KC Entrepreneurs Need Mentors, Not Money

High-growth entrepreneurs in Kansas City have a lot going for them—Google Fiber, the Kansas City Startup Village, 1 Million Cups and access to an array of programs and resources from the Kauffman Labs for Enterprise Creation. Still, more can be done to boost the region’s already dynamic startup scene and help young companies thrive.

A new study, "Leveraging Regional Assets: Insights from High-Growth Companies in Kansas City," says that more mentoring between experienced and startup entrepreneurs could add fuel to the region's business engine. The study's conclusion is based on interviews with 22 Inc. 500|5000 information technology, biotechnology and business services firms in the Kansas City area. Founders were asked about their views on the strengths and viability of Kansas City's entrepreneurial ecosystem.

Most of the founders reported that locally based mentors had played a significant role in their success.

"While the study shows that Kansas City's entrepreneurial community is somewhat fragmented, it also reveals that, overall, startup leaders benefit from an inherent culture that is supportive and friendly," said Yasuyuki Motoyama, Kauffman Foundation senior scholar and author of the report. "The small-town environment often contributes to higher-quality professional leads and the quick establishment of trusted business relationships. Entrepreneurship leaders therefore need to take more intentional, formalized steps to connect experienced and new entrepreneurs."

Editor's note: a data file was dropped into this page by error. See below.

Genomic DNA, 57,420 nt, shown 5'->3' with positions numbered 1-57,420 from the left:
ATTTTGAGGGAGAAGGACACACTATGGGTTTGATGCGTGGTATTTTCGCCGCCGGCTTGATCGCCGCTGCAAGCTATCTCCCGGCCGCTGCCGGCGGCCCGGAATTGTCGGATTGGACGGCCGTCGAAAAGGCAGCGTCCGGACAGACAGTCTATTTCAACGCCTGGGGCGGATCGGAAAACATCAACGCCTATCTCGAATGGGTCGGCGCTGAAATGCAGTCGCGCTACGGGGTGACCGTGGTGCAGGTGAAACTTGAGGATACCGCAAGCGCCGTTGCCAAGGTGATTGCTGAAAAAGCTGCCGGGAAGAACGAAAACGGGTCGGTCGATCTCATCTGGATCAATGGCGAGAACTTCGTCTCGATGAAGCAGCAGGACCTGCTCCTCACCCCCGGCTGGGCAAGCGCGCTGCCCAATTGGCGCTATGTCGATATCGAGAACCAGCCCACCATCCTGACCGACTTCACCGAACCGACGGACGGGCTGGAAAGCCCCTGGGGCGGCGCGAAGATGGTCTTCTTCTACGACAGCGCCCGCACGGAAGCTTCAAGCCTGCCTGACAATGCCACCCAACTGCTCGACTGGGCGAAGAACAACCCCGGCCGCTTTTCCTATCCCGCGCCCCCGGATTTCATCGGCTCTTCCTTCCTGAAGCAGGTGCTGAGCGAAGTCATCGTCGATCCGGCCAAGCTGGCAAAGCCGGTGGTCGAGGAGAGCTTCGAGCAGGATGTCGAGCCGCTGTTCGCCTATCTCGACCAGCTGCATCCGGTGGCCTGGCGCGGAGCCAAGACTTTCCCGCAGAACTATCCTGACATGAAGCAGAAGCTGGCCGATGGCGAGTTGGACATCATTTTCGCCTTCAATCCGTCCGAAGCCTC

Other findings include:

  • Lack of venture capital or angel investment does not hinder the growth of Kansas City firms. Very few of the high-growth firms interviewed reported receiving venture capital or angel investments. Instead, most were self-financed or received financial assistance from founders' close friends and families. Some bootstrapped by adapting their firms to customer needs to achieve growth, while others scaled up only as revenues increased and additional customers were found.
  • Kansas City firms have access to a high-quality regional talent pool. Most interviewees believe Kansas City offers high-quality talent with a strong work ethic. Growing firms often have long-term employee development strategies to hire young people and train them to be first-class professionals.
  • Most Kansas City entrepreneurs find support from customers, vendors, and/or collaborating firms in the region. These regional connections lead to innovations and growth.
  • Many high-growth firms serve only the Kansas City area or a limited market of regional cities. The company founders see this focus as a business strength, recognizing that a firm does not have to capture a national or global market to be highly successful.
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